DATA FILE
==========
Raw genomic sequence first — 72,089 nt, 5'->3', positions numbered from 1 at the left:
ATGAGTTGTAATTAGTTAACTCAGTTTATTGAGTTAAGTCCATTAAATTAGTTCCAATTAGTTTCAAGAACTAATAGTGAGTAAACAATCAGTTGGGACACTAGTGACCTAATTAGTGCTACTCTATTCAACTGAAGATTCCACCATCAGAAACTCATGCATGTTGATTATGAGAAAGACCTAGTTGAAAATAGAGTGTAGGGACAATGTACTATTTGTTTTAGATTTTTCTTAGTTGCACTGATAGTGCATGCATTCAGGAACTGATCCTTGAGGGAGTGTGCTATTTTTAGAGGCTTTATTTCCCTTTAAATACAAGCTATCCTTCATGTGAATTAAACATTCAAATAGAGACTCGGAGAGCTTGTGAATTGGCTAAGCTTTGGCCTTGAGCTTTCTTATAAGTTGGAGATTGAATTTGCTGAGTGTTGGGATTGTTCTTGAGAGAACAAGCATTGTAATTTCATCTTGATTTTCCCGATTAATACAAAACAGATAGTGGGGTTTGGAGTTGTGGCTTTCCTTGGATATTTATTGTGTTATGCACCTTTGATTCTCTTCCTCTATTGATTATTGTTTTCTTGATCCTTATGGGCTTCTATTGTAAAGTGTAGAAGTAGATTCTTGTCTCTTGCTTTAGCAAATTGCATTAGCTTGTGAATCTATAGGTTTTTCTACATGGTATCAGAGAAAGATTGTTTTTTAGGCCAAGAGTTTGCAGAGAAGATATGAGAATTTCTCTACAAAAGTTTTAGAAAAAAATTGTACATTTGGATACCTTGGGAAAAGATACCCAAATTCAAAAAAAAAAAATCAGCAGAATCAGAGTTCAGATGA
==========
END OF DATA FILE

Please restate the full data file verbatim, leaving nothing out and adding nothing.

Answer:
Raw genomic sequence first — 72,089 nt, 5'->3', positions numbered from 1 at the left:
ATGAGTTGTAATTAGTTAACTCAGTTTATTGAGTTAAGTCCATTAAATTAGTTCCAATTAGTTTCAAGAACTAATAGTGAGTAAACAATCAGTTGGGACACTAGTGACCTAATTAGTGCTACTCTATTCAACTGAAGATTCCACCATCAGAAACTCATGCATGTTGATTATGAGAAAGACCTAGTTGAAAATAGAGTGTAGGGACAATGTACTATTTGTTTTAGATTTTTCTTAGTTGCACTGATAGTGCATGCATTCAGGAACTGATCCTTGAGGGAGTGTGCTATTTTTAGAGGCTTTATTTCCCTTTAAATACAAGCTATCCTTCATGTGAATTAAACATTCAAATAGAGACTCGGAGAGCTTGTGAATTGGCTAAGCTTTGGCCTTGAGCTTTCTTATAAGTTGGAGATTGAATTTGCTGAGTGTTGGGATTGTTCTTGAGAGAACAAGCATTGTAATTTCATCTTGATTTTCCCGATTAATACAAAACAGATAGTGGGGTTTGGAGTTGTGGCTTTCCTTGGATATTTATTGTGTTATGCACCTTTGATTCTCTTCCTCTATTGATTATTGTTTTCTTGATCCTTATGGGCTTCTATTGTAAAGTGTAGAAGTAGATTCTTGTCTCTTGCTTTAGCAAATTGCATTAGCTTGTGAATCTATAGGTTTTTCTACATGGTATCAGAGAAAGATTGTTTTTTAGGCCAAGAGTTTGCAGAGAAGATATGAGAATTTCTCTACAAAAGTTTTAGAAAAAAATTGTACATTTGGATACCTTGGGAAAAGATACCCAAATTCAAAAAAAAAAAATCAGCAGAATCAGAGTTCAGATGA